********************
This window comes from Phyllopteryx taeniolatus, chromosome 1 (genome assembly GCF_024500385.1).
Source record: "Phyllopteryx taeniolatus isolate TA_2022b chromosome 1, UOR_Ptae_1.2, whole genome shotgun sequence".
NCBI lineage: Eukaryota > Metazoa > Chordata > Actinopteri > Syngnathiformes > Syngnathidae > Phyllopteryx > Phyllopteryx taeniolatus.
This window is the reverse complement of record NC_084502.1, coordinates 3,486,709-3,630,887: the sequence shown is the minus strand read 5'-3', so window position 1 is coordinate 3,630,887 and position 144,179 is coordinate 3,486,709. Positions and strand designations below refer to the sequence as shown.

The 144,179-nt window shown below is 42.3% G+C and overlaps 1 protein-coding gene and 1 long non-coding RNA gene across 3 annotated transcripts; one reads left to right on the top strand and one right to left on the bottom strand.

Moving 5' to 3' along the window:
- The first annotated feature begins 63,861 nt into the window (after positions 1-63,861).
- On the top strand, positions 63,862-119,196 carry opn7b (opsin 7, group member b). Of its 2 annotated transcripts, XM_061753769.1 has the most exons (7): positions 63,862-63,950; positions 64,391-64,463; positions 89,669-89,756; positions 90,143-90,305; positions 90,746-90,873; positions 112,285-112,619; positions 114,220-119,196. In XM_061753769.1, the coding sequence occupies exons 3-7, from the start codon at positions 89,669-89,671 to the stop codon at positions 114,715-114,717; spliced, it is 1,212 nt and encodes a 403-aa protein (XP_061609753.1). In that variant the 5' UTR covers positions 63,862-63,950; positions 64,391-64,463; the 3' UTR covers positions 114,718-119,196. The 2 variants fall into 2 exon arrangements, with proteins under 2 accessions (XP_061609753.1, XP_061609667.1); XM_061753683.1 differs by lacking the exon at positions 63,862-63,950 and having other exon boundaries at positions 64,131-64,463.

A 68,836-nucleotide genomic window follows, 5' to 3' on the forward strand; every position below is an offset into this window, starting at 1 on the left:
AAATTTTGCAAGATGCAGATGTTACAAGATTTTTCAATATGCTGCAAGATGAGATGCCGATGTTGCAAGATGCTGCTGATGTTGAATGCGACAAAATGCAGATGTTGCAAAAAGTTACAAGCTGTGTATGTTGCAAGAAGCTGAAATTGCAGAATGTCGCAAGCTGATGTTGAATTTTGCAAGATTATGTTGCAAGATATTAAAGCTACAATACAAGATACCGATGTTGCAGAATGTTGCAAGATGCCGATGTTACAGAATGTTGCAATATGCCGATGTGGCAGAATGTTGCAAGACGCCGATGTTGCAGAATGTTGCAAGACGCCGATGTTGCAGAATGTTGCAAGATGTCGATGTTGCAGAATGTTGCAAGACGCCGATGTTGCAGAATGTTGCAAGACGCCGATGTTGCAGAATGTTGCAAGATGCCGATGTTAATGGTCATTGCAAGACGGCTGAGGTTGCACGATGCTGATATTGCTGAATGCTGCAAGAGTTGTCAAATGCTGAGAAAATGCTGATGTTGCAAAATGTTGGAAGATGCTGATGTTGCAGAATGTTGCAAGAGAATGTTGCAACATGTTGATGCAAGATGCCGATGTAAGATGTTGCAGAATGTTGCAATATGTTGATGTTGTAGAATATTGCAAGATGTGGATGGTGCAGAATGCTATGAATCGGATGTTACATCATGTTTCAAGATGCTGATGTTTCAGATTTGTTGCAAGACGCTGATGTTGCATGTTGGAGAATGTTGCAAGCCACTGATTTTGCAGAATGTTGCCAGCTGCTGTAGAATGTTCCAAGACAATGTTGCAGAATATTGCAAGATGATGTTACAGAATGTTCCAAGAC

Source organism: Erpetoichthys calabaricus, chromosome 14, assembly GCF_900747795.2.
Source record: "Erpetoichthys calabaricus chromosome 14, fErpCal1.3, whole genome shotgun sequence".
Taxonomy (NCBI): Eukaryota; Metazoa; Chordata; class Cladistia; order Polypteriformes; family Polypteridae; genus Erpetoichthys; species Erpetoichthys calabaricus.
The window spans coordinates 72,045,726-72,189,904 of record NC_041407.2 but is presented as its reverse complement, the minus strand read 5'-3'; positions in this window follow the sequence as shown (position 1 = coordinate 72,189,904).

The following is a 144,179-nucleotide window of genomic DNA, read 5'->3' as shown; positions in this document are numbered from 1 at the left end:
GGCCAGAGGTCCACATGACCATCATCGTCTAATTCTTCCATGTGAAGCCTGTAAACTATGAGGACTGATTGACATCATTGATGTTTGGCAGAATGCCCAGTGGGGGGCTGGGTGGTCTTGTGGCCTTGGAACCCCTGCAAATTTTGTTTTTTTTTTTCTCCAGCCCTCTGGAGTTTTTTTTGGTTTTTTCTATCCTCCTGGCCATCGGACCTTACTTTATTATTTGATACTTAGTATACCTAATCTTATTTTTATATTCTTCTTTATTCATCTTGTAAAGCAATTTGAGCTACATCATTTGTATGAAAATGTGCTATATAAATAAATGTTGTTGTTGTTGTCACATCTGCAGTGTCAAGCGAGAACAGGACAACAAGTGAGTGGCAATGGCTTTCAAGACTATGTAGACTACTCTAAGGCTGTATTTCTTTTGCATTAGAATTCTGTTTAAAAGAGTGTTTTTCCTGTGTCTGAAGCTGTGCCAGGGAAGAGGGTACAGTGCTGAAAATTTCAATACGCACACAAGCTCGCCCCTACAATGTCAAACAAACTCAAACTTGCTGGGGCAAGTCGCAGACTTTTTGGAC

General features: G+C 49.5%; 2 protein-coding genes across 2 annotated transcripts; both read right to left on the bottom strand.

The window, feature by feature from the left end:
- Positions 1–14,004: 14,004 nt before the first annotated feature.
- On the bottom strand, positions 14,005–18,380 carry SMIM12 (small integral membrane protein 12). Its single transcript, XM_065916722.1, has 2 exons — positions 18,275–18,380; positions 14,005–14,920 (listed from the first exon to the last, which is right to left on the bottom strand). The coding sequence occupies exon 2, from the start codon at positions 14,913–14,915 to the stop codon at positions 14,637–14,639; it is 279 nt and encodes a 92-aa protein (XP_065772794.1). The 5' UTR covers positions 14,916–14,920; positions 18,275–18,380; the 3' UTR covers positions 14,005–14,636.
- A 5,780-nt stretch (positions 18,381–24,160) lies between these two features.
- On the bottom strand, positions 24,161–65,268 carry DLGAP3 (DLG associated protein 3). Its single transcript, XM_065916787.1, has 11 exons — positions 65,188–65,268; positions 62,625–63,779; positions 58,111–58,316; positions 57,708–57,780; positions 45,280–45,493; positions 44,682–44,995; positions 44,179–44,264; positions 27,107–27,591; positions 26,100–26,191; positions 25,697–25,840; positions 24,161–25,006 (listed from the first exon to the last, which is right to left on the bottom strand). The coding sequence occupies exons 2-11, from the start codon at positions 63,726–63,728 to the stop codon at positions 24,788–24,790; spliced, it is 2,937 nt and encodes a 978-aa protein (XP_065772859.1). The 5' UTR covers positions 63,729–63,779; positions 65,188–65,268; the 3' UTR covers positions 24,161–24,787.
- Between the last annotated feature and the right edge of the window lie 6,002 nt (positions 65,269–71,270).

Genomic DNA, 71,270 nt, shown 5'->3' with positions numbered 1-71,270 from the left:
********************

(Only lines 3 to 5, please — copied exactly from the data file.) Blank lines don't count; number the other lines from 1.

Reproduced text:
NCBI lineage: Eukaryota > Metazoa > Chordata > Actinopteri > Syngnathiformes > Syngnathidae > Phyllopteryx > Phyllopteryx taeniolatus.
This window is the reverse complement of record NC_084502.1, coordinates 3,486,709-3,630,887: the sequence shown is the minus strand read 5'-3', so window position 1 is coordinate 3,630,887 and position 144,179 is coordinate 3,486,709. Positions and strand designations below refer to the sequence as shown.

The 144,179-nt window shown below is 42.3% G+C and overlaps 1 protein-coding gene and 1 long non-coding RNA gene across 3 annotated transcripts; one reads left to right on the top strand and one right to left on the bottom strand.